Deathloop hands-on preview: Patterns of violence

Arkane Studios and Bethesda gave us the opportunity to try a slice of the time-cycling murder puzzle that is Deathloop.

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Ever since it was first announced, I have anxiously awaited the opportunity to play Deathloop. It’s one of my most heavily anticipated of 2021 in a year chock-full of good games, coming from one of my favorite studios, Arkane, and featuring a style unlike anything the group has done before. Folks won’t be waiting much longer to play with the mid-September release date right around the corner. However, much to my delight, Arkane recently gave us a chance to play Deathloop hands-on for the first time. I got a feel for just a slice of what it will take for Colt to break the time loop of Blackreef and it left me hungry for more by my session’s end.

The never-ending party

Those who have seen Deathloop’s trailers and marketing should be familiar with its premise at this point. You’re Colt and you’re on an island repeating the same day in perpetuity. Everyone else likes that, you don’t, you’re trying to break the loop, and they’re going to try to kill you to protect it. The way out of this loop lies in eight targets known as the Visionaries and you have to kill every single one of them in a single time loop. But it’s easier said than done. Blackreef is a big place and your targets don’t like hanging out together. You also don’t normally keep anything you’ve gathered if the day ends and you start the loop over.

That means Colt’s greatest weapon is information: understanding what the Visionaries do and where they will be, and then icing them in group activities. Still easier said than done, but the more you know, the more possible victory will become. That makes Deathloop’s core cycle a matter of learning, exploring, and understanding as much as you can before the day closes or Colt meets a premature end. Then, trying again with the info you’ve gathered.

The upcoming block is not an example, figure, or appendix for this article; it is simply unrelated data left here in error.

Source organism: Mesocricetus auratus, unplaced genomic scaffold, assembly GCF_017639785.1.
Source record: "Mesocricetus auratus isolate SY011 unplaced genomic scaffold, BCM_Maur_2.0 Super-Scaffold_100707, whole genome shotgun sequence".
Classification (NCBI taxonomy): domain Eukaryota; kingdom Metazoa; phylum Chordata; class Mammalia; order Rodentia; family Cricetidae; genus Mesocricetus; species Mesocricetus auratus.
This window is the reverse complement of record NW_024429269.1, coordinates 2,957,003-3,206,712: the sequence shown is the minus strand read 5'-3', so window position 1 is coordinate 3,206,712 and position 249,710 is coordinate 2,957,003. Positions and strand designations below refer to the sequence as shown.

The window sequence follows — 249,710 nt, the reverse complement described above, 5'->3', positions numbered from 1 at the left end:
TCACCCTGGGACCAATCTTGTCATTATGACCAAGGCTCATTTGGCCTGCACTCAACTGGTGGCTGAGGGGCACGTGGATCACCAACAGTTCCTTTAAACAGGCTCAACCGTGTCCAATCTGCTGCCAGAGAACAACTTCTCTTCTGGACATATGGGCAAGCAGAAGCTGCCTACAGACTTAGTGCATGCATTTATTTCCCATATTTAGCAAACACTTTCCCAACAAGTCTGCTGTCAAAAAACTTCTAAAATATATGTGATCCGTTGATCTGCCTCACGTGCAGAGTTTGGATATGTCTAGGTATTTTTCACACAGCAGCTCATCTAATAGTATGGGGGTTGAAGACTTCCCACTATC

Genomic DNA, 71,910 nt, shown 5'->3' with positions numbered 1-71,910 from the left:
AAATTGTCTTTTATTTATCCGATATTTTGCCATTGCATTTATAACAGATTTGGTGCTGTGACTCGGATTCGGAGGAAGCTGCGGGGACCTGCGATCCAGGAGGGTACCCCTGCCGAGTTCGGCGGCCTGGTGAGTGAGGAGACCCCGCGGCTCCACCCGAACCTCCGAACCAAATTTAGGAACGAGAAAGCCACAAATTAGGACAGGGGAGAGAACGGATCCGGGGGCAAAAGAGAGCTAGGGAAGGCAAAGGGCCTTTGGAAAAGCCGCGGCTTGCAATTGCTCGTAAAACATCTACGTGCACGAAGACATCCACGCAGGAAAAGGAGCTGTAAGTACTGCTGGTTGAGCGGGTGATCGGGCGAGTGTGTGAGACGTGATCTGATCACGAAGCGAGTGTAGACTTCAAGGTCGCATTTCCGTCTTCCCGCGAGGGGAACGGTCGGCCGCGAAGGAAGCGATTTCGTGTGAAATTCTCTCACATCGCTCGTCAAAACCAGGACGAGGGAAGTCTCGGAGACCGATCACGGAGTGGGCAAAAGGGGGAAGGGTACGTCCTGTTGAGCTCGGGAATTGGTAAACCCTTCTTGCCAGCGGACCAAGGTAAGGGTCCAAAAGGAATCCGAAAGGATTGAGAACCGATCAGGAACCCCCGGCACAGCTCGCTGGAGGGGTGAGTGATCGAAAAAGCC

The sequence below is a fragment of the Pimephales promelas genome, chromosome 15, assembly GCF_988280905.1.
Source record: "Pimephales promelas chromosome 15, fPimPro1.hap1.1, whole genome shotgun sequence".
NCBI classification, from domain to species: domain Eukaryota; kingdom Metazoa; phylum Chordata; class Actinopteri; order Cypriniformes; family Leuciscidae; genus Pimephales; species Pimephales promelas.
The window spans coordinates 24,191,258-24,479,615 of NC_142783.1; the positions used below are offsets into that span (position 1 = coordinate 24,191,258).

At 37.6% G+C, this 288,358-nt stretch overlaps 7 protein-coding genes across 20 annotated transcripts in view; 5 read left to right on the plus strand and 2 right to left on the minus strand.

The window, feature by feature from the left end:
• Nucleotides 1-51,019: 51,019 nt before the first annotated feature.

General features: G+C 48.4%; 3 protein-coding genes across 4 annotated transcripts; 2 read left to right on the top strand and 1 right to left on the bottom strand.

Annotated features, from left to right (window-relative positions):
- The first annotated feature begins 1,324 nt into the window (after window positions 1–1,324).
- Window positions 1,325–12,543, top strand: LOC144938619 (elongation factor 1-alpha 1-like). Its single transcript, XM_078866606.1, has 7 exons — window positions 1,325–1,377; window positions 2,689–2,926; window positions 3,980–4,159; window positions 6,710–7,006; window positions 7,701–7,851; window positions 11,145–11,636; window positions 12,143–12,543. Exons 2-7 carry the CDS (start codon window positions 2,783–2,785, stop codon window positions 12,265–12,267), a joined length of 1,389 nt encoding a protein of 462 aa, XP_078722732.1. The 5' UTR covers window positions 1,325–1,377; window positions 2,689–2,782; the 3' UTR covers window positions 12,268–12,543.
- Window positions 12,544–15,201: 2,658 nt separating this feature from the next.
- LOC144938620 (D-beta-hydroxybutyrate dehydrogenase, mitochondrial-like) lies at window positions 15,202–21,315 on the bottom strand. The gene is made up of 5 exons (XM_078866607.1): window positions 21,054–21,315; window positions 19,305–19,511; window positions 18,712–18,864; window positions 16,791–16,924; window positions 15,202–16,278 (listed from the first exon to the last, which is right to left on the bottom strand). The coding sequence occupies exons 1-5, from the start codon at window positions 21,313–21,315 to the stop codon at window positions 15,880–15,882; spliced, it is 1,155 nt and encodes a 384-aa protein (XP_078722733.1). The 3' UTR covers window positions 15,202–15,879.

My time with Deathloop finally put the action into my hands after I’ve been watching for months in previous trailers and hands-off previews. I was mostly directed towards the action and progression of the game. I have to say as someone who’s played through all of Dishonored and Prey several times, Deathloop feels so much more free. Every day, the enemies and situations repeat, but you have so much you can do to choose your route through them. Dishonored and Prey made you lock in and there was little opportunity to change your stripes once you did. At its most basic, Deathloop lets you abandon a whole dang playstyle if you want and start from scratch on a dime.

For example, I’m the stealthy type. I gravitated towards the long-range single shot rifle for distant removal of foes and the silenced nail gun and machete for close-range assassinations. However, I quickly found that if I was found out, it wasn’t a death sentence. I could pluck a shotgun off one of my enemies and try to kill my way out of the situation in a very rip-roaring manner. I didn’t necessarily die right away because I wasn’t “specced” for that. Loudly murdering immediate combatants and running away was possible. I didn’t fail the whole instance for having my cover blown in one unfortunate moment. Meanwhile if your life is depleted, you get “rewinded” back to a previous point up to two times and it not only gives you the opportunity to try to fix your mistakes, but also choose another way if it suits you.

Then there’s the factor of Residuum. After a certain point you can collect this currency to turn the weapons, powers, and trinket accessories you find along the way into permanent parts of your collected arsenal rather than losing them at the end of each day. Weapons and trinkets can also feature tiers that give them special bonuses like a machine pistol causing bleed-over-time damage to foes, a nail gun doing more damage to focused targets, or an equippable trinket giving you a double jump. So, if you come across any particularly fitting implements, you can spend your collected Residuum to make sure you keep them when the next morning arrives, meaning you have fewer implements to collect on the fly.